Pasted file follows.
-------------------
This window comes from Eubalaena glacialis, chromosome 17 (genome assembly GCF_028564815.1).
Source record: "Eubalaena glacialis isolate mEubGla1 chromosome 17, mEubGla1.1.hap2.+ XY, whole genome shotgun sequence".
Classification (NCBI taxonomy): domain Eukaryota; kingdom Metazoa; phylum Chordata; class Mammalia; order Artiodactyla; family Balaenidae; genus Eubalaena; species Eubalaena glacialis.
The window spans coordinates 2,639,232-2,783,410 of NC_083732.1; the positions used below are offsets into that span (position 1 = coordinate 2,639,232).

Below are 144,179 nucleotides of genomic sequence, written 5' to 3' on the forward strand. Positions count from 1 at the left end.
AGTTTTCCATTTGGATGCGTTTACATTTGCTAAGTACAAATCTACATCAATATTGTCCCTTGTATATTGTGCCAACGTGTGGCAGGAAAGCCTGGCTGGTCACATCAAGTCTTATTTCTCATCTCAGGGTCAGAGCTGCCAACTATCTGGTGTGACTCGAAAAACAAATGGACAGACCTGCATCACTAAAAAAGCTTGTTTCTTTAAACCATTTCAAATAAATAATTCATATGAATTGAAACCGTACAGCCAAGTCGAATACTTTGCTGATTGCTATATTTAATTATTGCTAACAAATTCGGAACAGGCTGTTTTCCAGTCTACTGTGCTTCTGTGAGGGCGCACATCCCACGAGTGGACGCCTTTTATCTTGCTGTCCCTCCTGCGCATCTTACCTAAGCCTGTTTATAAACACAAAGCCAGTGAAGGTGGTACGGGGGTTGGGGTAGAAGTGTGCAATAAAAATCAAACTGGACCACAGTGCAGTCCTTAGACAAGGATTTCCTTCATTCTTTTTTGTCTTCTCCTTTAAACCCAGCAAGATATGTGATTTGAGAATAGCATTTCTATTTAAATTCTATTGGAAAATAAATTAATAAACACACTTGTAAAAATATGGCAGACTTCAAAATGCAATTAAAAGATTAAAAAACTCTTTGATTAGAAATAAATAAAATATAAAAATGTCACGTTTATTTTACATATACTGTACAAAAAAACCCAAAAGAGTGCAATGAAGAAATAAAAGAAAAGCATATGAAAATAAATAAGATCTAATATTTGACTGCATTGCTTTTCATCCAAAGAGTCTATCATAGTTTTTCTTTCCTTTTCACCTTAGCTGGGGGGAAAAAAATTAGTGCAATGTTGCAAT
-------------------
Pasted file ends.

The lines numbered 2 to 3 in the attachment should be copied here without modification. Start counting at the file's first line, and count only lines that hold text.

Source record: "Eubalaena glacialis isolate mEubGla1 chromosome 17, mEubGla1.1.hap2.+ XY, whole genome shotgun sequence".
Classification (NCBI taxonomy): domain Eukaryota; kingdom Metazoa; phylum Chordata; class Mammalia; order Artiodactyla; family Balaenidae; genus Eubalaena; species Eubalaena glacialis.